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SIGNAL Online Exclusives

Army Technology Acquisition Stumbles Despite Best Efforts

December 13, 2012
By Robert K. Ackerman

In many cases, haste makes waste as the U.S. Army wrestles with the inherent contradictions that emerged as it tries to speed new information technologies to warfighters.

 

Update on the Asia-Pacific

December 4, 2012
By Rita Boland

Military activities in the Asia-Pacific region have become more focused since the release of a defense strategy a few months ago that places renewed attention on the global area. Through U.S. Pacific Command's (PACOM's) recent theater campaign plan, leaders are telling the subordinate military-service components to report back in a year on how efforts are working while deconflicting duplicate programs.

Stepped Up Cyberthreats Prompt Air Force To Rethink Training, Acquisitions

November 30, 2012
By Max Cacas

Air Force cybersecurity training may be conducted 24 hours a day, seven days a week if needed to meet burgeoning demand for cybersecurity experts in the near future, according to the service’s chief information officer. Growing threats also may drive the need for adoption of rapid acquisition practices, which are being developed by a special corps of acquisition experts.

Power Grid Study Cites “Inherent Vulnerability” to Terrorist Attack, Natural Disaster

November 29, 2012
By Max Cacas

A newly released study on America’s electrical power transmission system strongly suggests that the government and industry take steps to safeguard it from shortcomings that make it vulnerable to things such as terrorist attack and acts of nature. Potential solutions will require not only ingenuity and technology, but investment and political decisiveness.

New Neural Chip Mimics Brain Function

November 19, 2012
By George I. Seffers
Ronald E. Meyers delves into quantum physics research at the U. S. Army Research Laboratory. Meyers, fellow researcher Keith Deacon and Gert Cauwenberghs, a professor of bioengineering and biology at the University of California at San Diego, earned a patent for a futuristic neural computer chip.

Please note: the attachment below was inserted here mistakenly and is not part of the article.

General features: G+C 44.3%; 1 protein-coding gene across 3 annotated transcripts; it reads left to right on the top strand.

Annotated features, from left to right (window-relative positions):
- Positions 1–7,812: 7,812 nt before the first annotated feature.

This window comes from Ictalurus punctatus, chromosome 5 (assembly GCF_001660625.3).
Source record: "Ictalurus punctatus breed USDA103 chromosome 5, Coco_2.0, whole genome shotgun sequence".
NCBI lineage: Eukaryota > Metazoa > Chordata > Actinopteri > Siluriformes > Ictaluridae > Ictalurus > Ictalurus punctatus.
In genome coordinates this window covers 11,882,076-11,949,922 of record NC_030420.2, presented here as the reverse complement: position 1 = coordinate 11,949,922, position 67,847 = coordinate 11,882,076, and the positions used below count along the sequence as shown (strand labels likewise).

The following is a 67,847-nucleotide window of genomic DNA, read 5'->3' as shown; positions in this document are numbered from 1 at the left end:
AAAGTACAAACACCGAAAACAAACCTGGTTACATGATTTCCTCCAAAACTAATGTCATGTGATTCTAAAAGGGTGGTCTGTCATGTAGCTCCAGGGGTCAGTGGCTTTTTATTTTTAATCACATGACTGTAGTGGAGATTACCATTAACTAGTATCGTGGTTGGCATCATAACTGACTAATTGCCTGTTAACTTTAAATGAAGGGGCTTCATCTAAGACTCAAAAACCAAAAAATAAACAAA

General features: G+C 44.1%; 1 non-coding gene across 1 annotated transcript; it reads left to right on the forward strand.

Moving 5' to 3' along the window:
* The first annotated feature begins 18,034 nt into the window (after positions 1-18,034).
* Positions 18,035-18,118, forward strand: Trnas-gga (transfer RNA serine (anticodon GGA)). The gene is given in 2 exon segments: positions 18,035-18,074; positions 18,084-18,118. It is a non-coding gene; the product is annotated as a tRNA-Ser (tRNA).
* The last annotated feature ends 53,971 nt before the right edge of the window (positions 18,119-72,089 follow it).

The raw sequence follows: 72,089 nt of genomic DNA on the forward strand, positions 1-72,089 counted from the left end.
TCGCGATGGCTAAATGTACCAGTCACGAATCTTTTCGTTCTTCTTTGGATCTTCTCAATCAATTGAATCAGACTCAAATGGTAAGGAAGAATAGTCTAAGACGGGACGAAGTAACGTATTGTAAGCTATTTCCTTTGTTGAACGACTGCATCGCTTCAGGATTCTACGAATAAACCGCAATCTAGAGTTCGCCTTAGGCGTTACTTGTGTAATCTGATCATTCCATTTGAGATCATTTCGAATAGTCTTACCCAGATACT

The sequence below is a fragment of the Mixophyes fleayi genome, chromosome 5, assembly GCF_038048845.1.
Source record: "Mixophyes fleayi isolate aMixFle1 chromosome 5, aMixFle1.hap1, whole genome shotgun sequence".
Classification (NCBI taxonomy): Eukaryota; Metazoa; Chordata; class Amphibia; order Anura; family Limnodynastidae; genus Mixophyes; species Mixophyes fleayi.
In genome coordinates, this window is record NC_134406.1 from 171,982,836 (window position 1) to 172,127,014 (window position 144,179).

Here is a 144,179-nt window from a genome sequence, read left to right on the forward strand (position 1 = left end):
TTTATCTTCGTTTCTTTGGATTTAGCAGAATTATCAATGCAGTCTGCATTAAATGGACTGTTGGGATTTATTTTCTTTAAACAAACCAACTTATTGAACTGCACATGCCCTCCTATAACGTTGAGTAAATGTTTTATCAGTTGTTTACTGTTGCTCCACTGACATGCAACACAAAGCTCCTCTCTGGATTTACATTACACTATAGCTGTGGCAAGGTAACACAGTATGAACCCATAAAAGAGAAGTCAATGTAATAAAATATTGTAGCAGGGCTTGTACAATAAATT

Researchers working for the U.S. Army have developed and patented a neural computer chip that mimics human brain functions and could potentially be used for quantum computing, which could harness the power of individual atoms to perform functions millions of times faster than conventional computers. The new technology could eventually prove valuable for encryption and decryption and a wide range of other uses, including a next-generation Internet and the possibility of helping wounded soldiers better control prosthetic limbs.

Two Army Research Laboratory (ARL) scientists—Keith Deacon and Ronald Meyers—patented the neural chip for the Army in September. They worked with Gert Cauwenberghs, a professor of bioengineering and biology and co-director of the Institute for Neural Computation at the University of California at San Diego.

The technology uses synaptic connections for interfacing neurons and learning through feedback. “Some people would call it artificial intelligence, but it’s really a cooperative. The neurons are working together and cooperating with each other to try to learn and accomplish some task in an efficient manner,” explains Meyers, who also serves as lead investigator on the project. “It’s not yet quantum. It’s just not traditional.”